The long term becomes even more problematic as you have to include even more unpredictable variables like the state of the company's economy and political environment to even random weather occurrences that themselves can affect a bunch of things.

I just want to highlight that while it is possible to spend your whole work life collecting this information and trying to model for it (as stock an analysts do) but even then you might be lucky to match the reality of it by even 50% (arbitrary number).

Rob Bennett said...

The long term becomes even more problematic

Thanks both for your kind words and for your illuminating comments, Edwin.

The words quoted above are the one point re which I think you and I might disagree. I believe that it is far easier to predict long-term stock returns than it is to predict short-term stock returns.

Many people think of stock return predictions as being like weather reports. We can do a good job of predicting what the weather will be tomorrow. We cannot do a good job of predicting what it will be two weeks from today. A lot of us are inclined to believe that, if it's not possible to predict where stock returns will be one year from today, it's got to be even more impossible to predict where stock returns will be ten year from today.

But it's not so! Ten-year predictions are highly doable. Ten-year predictions done using reasonable means always work! There has never been a single exception in the historical record.

How could that be?

It's because the stock market works more in the way that a slot machine works than it works in the way that weather patterns work. Does the house always win when a gambler pulls the lever only 10 times? It does not. Payout percentages are actually pretty darn high in most casinos. If you pull the lever only 10 times, you have a decent chance of ending up ahead. But the odds favor the house in the long run. Pull that lever 1,000 times and it is a virtual certainty that you will end up losers.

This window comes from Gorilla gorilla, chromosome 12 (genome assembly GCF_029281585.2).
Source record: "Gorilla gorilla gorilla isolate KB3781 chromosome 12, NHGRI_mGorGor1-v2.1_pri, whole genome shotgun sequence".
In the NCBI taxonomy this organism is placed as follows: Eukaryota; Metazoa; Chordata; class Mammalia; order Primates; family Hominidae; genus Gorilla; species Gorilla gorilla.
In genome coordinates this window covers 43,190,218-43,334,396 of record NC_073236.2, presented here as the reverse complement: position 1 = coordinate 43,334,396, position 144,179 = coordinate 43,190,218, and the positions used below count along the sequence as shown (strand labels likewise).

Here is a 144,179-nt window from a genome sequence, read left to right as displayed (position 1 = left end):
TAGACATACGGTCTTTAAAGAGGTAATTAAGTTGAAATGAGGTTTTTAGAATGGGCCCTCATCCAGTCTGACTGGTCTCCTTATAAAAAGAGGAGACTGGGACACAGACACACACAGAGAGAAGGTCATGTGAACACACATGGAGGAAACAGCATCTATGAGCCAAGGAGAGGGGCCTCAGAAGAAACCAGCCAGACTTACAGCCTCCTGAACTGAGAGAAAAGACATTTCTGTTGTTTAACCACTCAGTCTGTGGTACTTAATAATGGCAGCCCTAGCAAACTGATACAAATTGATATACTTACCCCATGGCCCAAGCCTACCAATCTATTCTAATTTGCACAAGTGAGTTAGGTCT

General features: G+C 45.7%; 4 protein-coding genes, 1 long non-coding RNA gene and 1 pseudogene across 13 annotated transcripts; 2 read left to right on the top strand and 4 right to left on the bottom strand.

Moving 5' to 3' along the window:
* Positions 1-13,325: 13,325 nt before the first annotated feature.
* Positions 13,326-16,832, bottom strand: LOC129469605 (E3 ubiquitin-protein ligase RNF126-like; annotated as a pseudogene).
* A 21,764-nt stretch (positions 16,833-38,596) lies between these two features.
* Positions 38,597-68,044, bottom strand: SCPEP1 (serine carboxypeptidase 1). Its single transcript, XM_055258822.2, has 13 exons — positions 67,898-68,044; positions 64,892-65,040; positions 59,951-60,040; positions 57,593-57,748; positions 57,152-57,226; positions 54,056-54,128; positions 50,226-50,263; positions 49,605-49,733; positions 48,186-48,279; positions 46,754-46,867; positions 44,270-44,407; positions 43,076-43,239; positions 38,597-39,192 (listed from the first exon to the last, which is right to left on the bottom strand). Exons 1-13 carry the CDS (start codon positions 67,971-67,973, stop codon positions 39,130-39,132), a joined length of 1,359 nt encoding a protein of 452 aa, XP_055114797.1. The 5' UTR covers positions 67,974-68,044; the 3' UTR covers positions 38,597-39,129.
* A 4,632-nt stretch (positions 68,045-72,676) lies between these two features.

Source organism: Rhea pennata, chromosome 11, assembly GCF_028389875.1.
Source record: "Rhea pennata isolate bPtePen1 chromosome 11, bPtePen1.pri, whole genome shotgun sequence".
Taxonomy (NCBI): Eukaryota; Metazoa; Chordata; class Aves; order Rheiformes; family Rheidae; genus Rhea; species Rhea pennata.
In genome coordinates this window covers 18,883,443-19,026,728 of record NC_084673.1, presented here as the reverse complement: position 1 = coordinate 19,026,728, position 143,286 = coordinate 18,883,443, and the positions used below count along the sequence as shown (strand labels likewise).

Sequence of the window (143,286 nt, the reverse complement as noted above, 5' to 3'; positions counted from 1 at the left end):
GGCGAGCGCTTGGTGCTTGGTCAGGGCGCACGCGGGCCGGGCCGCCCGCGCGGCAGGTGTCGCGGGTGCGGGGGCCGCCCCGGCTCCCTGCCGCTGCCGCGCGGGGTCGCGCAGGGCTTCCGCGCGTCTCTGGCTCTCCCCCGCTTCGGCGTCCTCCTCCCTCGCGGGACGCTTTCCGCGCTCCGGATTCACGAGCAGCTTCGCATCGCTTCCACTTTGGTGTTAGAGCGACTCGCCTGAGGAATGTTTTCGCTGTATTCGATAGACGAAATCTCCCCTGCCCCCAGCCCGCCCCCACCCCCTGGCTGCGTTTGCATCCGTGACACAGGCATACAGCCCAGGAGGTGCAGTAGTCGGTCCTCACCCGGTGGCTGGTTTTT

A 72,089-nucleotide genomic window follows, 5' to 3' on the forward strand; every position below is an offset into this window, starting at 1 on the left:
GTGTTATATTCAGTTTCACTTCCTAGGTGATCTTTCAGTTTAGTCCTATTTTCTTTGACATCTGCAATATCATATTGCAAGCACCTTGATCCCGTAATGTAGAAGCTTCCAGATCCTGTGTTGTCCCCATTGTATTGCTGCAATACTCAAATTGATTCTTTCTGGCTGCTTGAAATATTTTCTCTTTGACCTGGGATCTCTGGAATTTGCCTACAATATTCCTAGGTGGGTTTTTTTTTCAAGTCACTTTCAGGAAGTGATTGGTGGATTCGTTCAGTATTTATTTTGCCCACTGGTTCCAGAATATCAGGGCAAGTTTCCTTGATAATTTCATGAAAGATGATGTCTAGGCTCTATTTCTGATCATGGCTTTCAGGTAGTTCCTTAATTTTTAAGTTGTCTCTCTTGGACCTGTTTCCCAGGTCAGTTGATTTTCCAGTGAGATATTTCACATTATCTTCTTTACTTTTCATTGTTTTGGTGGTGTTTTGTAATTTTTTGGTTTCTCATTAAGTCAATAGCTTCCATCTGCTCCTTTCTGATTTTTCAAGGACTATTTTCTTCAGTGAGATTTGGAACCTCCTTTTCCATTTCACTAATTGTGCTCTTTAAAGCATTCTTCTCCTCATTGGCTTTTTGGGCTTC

That's how stock investing works, according to the entire historical record (we have data going back to 1870). Lots of people think that they can invest their retirement money in stocks at the prices that prevailed from 1996 through 2008 and have at least a decent chance of either making money or not losing money in the long run. After all, prices are not predictable in the short term. If prices are not predictable, there cannot be that much risk in investing in stocks even at times of insane overvaluation, can there?

No! The risk is off the charts when you buy stocks at those sorts of prices. Never in the history of the U.S. market have those investing in stocks at those sorts of prices ended up doing okay or well. Why? Because when stocks are selling at those sorts of prices, the odds are just so much against the stock investor that he cannot hold a realistic chance of beating them long term. Thinking that you will end up okay when you buy stocks at those prices is like a gambler thinking that maybe he will get lucky and beat the slot machine by playing it all day. This sort of thing is an extreme long-shot bet. It's gambling, not investing.

The primary cause of today's economic crisis is that we have been teaching middle-class investors precisely the OPPOSITE of what works in stock investing for over three decades now. We have been telling people that timing isn't necessary or even that timing might be a bad idea. The reality is that timing is REQUIRED for those hoping to have some realistic chance of long-term success.

The confusion came about because of the finding in the 1960s and 1970s that short-term timing doesn't work. When they learned that, the academics jumped to the hasty conclusion that long-term timing might not work either. The research on long-term timing was not done until 1981 and that research shows that long-term timing ALWAYS works. But The Stock Sellling Industry had already spent millions promoting Buy-and-Hold and the thought caught on that perhaps it would be better not to let middle-class investors know the full realities.